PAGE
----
Make a Plan to Vote: 3 Steps To Boost Turnout

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Did you know research has shown that thinking through a voting plan can increase the likelihood of a voter actually voting by almost 10%!

Here’s the thing. Lots of people intend to vote. But when the day comes, some don’t. There are lots of reasons why some people never make it to the polls. But we know that one thing that helps overcome the problem of meaning to vote but just not getting around to it, is when people take a moment to figure out exactly what their voting plan will be. The power of thinking through their day and making a plan is immense. It can be the difference between voting and not voting.

And on this off-cycle election year, one vote makes all the difference in the world. Many of the elections coming up this November will be won with just a handful of votes. Turnout is critically important. Get ready by running through this checklist.

Leading up to the election

REGISTRATION: Make sure you’re registered to vote at least a month before Election Day. Voter purges are happening as we speak. You can check your status at IWillVote.

ID: Some states require ID while others do not. The standard in your state may have changed since the last time you voted. Be doubly sure you know what you need at the polls by checking HERE.

BALLOT: Review your candidates and ballot measures ahead of time so you can make an informed decision. You can get a sample ballot through Vote411, which is powered by the nonpartisan League of Women Voters.

Make a plan to vote

WHEN: When will you vote? You may be able to vote early or by absentee ballot. Perhaps you’re in a state with all-mail ballots. If you’re going to vote in person on Election Day, look at your schedule for the day. Decide what time you will go to the polls. Set a reminder on your phone.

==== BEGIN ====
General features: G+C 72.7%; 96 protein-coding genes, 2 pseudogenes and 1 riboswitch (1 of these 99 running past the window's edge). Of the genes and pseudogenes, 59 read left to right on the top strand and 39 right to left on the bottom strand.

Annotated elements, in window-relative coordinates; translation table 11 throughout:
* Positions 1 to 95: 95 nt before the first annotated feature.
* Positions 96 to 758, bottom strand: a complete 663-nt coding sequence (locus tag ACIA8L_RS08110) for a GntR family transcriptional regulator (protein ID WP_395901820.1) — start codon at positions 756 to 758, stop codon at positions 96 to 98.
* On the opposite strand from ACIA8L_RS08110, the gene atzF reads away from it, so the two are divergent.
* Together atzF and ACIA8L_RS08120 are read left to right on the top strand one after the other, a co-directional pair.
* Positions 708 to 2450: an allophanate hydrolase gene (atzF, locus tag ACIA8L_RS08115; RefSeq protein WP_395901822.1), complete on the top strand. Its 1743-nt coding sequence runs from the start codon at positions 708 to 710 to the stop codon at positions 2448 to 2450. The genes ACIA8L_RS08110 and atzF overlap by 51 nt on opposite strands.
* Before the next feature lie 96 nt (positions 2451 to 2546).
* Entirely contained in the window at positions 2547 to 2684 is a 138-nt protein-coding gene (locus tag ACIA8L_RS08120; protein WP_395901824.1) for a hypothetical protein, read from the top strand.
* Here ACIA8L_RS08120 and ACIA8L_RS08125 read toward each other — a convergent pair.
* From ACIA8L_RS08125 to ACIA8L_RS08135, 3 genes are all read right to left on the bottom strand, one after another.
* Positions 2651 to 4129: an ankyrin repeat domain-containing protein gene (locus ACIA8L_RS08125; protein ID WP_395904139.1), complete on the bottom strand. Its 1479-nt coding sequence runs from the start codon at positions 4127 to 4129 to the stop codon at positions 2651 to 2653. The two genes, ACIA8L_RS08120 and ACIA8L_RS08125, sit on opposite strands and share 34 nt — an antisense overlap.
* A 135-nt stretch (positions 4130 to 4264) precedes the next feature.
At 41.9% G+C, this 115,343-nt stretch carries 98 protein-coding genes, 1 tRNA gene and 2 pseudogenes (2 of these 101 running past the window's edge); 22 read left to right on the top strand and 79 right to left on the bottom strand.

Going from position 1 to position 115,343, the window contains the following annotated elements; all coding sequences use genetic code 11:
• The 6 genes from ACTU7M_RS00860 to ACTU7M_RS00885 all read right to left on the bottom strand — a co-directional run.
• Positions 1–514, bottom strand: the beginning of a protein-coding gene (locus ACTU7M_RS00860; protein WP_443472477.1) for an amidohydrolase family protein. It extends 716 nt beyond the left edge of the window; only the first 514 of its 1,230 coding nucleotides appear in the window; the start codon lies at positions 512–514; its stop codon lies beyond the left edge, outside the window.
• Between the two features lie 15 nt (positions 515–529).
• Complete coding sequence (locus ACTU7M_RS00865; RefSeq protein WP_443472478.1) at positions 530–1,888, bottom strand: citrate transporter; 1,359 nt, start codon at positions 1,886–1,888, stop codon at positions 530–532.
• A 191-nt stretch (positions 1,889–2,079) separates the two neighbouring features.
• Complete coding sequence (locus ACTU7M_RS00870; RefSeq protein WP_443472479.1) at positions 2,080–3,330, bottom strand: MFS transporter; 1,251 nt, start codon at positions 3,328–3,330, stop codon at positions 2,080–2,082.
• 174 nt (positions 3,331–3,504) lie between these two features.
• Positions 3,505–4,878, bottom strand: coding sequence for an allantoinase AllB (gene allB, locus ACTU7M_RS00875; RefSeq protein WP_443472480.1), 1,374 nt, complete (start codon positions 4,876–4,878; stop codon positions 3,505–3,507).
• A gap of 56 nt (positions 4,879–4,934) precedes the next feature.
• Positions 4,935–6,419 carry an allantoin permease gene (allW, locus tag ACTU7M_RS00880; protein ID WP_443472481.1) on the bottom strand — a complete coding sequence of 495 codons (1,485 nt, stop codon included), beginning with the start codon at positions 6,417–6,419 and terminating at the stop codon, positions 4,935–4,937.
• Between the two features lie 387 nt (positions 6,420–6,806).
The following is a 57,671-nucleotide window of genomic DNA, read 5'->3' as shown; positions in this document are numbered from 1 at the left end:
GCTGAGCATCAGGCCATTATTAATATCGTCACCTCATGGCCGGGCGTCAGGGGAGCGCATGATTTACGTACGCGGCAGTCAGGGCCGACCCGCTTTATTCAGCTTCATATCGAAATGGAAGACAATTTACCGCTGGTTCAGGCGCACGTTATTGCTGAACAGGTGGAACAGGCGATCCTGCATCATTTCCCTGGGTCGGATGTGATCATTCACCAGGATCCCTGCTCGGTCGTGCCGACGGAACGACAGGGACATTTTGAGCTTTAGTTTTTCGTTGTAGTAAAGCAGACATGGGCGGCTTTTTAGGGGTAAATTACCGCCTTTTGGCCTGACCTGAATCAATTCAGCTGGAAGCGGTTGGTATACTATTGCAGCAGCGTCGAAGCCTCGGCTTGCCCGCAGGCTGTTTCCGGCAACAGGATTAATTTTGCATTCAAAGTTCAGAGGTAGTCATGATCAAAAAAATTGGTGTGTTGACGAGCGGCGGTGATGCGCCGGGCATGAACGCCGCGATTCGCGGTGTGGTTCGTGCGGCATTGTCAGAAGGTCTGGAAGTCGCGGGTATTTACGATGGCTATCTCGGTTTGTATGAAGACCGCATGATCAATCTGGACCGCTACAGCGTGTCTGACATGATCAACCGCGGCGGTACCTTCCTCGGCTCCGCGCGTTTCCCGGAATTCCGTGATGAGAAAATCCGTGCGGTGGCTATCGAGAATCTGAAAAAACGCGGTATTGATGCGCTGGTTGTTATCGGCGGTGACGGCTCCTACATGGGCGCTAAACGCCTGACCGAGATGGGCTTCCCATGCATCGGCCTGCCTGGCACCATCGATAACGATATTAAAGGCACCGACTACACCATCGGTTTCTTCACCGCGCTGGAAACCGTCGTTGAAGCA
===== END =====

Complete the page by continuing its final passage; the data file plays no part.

WHERE: Where is your polling location or ballot drop box? It may have changed since the last time you voted. Check here to find your polling place.

HOW: How will you get there? Are you driving or do you need a ride? Are there any friends or neighbors that you can go with? Taking a friend with you increases the chances you’ll both definitely vote.

After you vote

When you go vote, keep this number with you: (866) OUR-VOTE. If you or someone you know is turned away or has trouble voting at your polling location, call this number to submit a complaint. It is run by the Lawyer’s Committee for Civil Rights Under Law.

After you vote, wear your “I Voted!” sticker and tell everyone on social media that you voted! Research shows that others are much more likely to vote if they know their friends and families are voters.

Goal Plan Wish

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Categories: Elections

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